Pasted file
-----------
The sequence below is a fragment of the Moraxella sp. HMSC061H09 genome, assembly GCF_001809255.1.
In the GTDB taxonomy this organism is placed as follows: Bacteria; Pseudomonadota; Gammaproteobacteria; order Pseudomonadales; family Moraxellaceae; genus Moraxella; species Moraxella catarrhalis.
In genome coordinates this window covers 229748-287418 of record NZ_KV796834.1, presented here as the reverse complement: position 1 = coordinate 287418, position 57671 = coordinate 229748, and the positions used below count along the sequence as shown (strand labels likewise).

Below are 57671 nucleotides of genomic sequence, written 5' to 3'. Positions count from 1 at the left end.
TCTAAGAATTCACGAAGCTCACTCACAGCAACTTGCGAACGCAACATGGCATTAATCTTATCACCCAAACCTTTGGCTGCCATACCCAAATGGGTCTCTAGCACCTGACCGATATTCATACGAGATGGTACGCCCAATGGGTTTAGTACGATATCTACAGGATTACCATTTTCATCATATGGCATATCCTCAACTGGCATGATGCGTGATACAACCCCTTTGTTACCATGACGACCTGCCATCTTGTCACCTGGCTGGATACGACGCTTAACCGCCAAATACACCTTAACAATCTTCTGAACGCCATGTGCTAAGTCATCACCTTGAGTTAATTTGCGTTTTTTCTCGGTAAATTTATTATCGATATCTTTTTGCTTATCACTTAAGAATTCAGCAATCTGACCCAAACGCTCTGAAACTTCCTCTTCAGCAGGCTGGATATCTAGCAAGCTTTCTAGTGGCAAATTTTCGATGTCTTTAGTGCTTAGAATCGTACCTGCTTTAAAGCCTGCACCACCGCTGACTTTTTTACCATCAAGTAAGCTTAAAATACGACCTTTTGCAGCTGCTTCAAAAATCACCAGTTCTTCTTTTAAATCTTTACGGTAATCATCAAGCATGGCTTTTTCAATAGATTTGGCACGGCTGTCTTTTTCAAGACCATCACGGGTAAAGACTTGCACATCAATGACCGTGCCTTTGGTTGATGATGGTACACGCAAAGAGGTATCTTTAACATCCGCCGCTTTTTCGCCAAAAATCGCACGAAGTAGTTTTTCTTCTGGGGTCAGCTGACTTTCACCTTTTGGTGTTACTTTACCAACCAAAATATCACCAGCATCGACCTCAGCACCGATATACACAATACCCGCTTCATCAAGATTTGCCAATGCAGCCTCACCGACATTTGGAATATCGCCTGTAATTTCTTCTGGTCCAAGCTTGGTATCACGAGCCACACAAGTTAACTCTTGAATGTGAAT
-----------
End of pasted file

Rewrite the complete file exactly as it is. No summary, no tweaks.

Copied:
The sequence below is a fragment of the Moraxella sp. HMSC061H09 genome, assembly GCF_001809255.1.
In the GTDB taxonomy this organism is placed as follows: Bacteria; Pseudomonadota; Gammaproteobacteria; order Pseudomonadales; family Moraxellaceae; genus Moraxella; species Moraxella catarrhalis.
In genome coordinates this window covers 229748-287418 of record NZ_KV796834.1, presented here as the reverse complement: position 1 = coordinate 287418, position 57671 = coordinate 229748, and the positions used below count along the sequence as shown (strand labels likewise).

Below are 57671 nucleotides of genomic sequence, written 5' to 3'. Positions count from 1 at the left end.
TCTAAGAATTCACGAAGCTCACTCACAGCAACTTGCGAACGCAACATGGCATTAATCTTATCACCCAAACCTTTGGCTGCCATACCCAAATGGGTCTCTAGCACCTGACCGATATTCATACGAGATGGTACGCCCAATGGGTTTAGTACGATATCTACAGGATTACCATTTTCATCATATGGCATATCCTCAACTGGCATGATGCGTGATACAACCCCTTTGTTACCATGACGACCTGCCATCTTGTCACCTGGCTGGATACGACGCTTAACCGCCAAATACACCTTAACAATCTTCTGAACGCCATGTGCTAAGTCATCACCTTGAGTTAATTTGCGTTTTTTCTCGGTAAATTTATTATCGATATCTTTTTGCTTATCACTTAAGAATTCAGCAATCTGACCCAAACGCTCTGAAACTTCCTCTTCAGCAGGCTGGATATCTAGCAAGCTTTCTAGTGGCAAATTTTCGATGTCTTTAGTGCTTAGAATCGTACCTGCTTTAAAGCCTGCACCACCGCTGACTTTTTTACCATCAAGTAAGCTTAAAATACGACCTTTTGCAGCTGCTTCAAAAATCACCAGTTCTTCTTTTAAATCTTTACGGTAATCATCAAGCATGGCTTTTTCAATAGATTTGGCACGGCTGTCTTTTTCAAGACCATCACGGGTAAAGACTTGCACATCAATGACCGTGCCTTTGGTTGATGATGGTACACGCAAAGAGGTATCTTTAACATCCGCCGCTTTTTCGCCAAAAATCGCACGAAGTAGTTTTTCTTCTGGGGTCAGCTGACTTTCACCTTTTGGTGTTACTTTACCAACCAAAATATCACCAGCATCGACCTCAGCACCGATATACACAATACCCGCTTCATCAAGATTTGCCAATGCAGCCTCACCGACATTTGGAATATCGCCTGTAATTTCTTCTGGTCCAAGCTTGGTATCACGAGCCACACAAGTTAACTCTTGAATGTGAAT